Treating hepatitis C (HCV) presents challenges for those taking medications, but it looks like that’s going to change dramatically over the next few years, thanks to new treatments on the horizon. Being tested in clinical trials right now, they aim to increase the cure rate, shorten the treatment time, decrease side effects and cut the number of doses taken per day – good news for the approximate quarter of a million Canadians with HCV.
What is treatment like today?
Currently, HCV treatment is a combination of two drugs, peg-interferon and ribavirin. Peg-interferon is taken as a weekly injection for six months to a year and can cause fatigue, depression and other side effects. This treatment results in a cure 45 to 80 per cent of the time, depending on the strain of the virus. Dual therapy was the only treatment available until 2011, when two new drugs were approved: telaprevir (Incivek) and boceprevir (Victrelis). Both are called direct-acting antiviral (DAA) medications, which means they act to disrupt how copies of HCV are made. These treatments are also known as ‘triple therapies’ because each is taken in combination with peg-interferon and ribavirin. They increase the cure rate from 45 percent to 75 per cent for people with genotype 1, the most common strain of the virus in Canada. However, telaprevir can cause rashes and both drugs cause an increase in anemia (low red blood cells and iron in blood) and other side effects. They need to be taken two or three times per day with food, which can be difficult to manage.
Interferon: here to stay for a little while
Some new treatments will also need to be taken, at least initially, with peg-interferon and ribavirin, but will improve the experience of treatment. Remember these drug names; you’ll soon be hearing more about them: daclatasvir, faldaprevir, simeprevir and sofosbuvir. These new triple therapies, which may be available as soon as 2014, will mean shorter treatment times, fewer pills and side effects, and a higher cure rate. However, side effects such as depression and fatigue from peg-interferon will still be hard for some people to manage.
It’s been a long wait for treatments without interferon. These promising medications, now in the pipeline, are drug combinations that act on different parts of the viral life cycle. Some treatments will be as short as 12 weeks, with only one to two doses per day. For most strains of the virus, they may have cure rates of up to 90 per cent, even for people who did not previously respond to treatment.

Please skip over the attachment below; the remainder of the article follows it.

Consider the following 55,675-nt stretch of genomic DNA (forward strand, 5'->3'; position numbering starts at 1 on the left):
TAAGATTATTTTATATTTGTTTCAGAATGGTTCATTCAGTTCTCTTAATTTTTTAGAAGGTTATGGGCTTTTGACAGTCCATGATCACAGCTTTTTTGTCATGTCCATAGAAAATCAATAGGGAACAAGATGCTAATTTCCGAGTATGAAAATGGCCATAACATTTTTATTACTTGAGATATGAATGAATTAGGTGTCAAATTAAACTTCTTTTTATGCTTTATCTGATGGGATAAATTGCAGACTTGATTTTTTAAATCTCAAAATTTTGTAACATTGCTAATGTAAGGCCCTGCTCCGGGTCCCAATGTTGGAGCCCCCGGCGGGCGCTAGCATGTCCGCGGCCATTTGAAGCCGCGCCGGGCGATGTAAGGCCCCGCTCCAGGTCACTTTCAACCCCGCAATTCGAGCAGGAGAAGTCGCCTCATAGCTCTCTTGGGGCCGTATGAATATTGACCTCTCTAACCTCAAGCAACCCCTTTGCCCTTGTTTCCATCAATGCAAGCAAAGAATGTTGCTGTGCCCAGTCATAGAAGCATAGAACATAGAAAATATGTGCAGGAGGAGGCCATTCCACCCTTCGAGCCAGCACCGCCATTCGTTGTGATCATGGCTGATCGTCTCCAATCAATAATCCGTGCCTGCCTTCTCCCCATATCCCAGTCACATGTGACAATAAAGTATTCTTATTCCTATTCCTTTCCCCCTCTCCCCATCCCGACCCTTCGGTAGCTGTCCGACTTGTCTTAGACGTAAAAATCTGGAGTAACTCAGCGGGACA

“The side effects will be much fewer, the treatment will be shorter, it will be easier for people who find it difficult to take medication and for people who have mental health issues” says Sandra Trifa, Hep C Outreach Nurse, CLSC métro, Montreal, QC.
The first interferon-free treatment may be available in 2014, and by 2015 or 2016 there could be multiple options for interferon-free treatment on the market for people with different strains of the virus.
New treatments, but will people be able to access them?
While these emerging treatments are good news, some troubling questions remain that could affect access to them. Their cost is unknown, but they are likely to be expensive, and cost could affect their being added to provincial/territorial drug formularies.
- Will treatments be tested and approved for people with severe liver damage (cirrhosis) or co-infected with HIV? These people are often excluded from initial clinical trials, but need treatment the most.
- Will there be enough trained doctors and nurses to accommodate all those wanting treatment? Many HCV-positive people have substance-use and mental health issues, and research shows that with the support of multi-disciplinary teams that include doctors, nurses, social workers and peers, they can complete treatment.
- HCV also affects some immigrant and newcomer communities that experience difficulties accessing testing and health care because of cultural and linguistic barriers. Will more be done to reach and support these groups?
It remains to be seen whether key barriers affecting access to treatment will be removed. If these new treatments succeed in reaching enough people, it will lead to a better quality of life for people living with HCV, and a dramatic reduction in the burden of HCV on the healthcare system in Canada.
“I think HCV is a disease we can eradicate in the long-term,” says Dr. Jordan Feld, Hepatologist at the Toronto Western Hospital Francis Family Liver Clinic, “The progress has happened so fast with hepatitis C. To go from discovering the virus in 1989 to eliminating it from the blood supply, to developing therapy that cures people, and now getting to the point where we’ll be able to cure almost everybody. It’s a pretty remarkable feat.”